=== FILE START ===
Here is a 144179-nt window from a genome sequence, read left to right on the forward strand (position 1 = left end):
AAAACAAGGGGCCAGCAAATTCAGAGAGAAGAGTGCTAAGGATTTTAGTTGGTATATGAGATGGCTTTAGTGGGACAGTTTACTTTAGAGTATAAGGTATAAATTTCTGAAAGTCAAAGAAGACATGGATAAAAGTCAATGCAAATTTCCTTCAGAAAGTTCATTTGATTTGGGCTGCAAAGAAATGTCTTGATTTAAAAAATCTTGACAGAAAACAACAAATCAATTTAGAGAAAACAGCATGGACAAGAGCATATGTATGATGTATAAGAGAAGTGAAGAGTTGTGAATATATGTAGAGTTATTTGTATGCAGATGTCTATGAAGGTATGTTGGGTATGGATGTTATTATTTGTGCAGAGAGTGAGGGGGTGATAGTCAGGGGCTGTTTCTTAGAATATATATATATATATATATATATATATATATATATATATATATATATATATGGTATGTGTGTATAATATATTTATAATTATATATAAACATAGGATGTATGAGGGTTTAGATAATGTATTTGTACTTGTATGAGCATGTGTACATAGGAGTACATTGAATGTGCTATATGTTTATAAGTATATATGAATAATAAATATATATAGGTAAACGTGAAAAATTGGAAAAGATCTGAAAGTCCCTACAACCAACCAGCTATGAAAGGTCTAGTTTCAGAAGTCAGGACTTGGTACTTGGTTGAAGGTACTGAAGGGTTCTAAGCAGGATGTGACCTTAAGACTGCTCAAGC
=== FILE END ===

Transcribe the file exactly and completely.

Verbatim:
Here is a 144179-nt window from a genome sequence, read left to right on the forward strand (position 1 = left end):
AAAACAAGGGGCCAGCAAATTCAGAGAGAAGAGTGCTAAGGATTTTAGTTGGTATATGAGATGGCTTTAGTGGGACAGTTTACTTTAGAGTATAAGGTATAAATTTCTGAAAGTCAAAGAAGACATGGATAAAAGTCAATGCAAATTTCCTTCAGAAAGTTCATTTGATTTGGGCTGCAAAGAAATGTCTTGATTTAAAAAATCTTGACAGAAAACAACAAATCAATTTAGAGAAAACAGCATGGACAAGAGCATATGTATGATGTATAAGAGAAGTGAAGAGTTGTGAATATATGTAGAGTTATTTGTATGCAGATGTCTATGAAGGTATGTTGGGTATGGATGTTATTATTTGTGCAGAGAGTGAGGGGGTGATAGTCAGGGGCTGTTTCTTAGAATATATATATATATATATATATATATATATATATATATATATATATATATATGGTATGTGTGTATAATATATTTATAATTATATATAAACATAGGATGTATGAGGGTTTAGATAATGTATTTGTACTTGTATGAGCATGTGTACATAGGAGTACATTGAATGTGCTATATGTTTATAAGTATATATGAATAATAAATATATATAGGTAAACGTGAAAAATTGGAAAAGATCTGAAAGTCCCTACAACCAACCAGCTATGAAAGGTCTAGTTTCAGAAGTCAGGACTTGGTACTTGGTTGAAGGTACTGAAGGGTTCTAAGCAGGATGTGACCTTAAGACTGCTCAAGC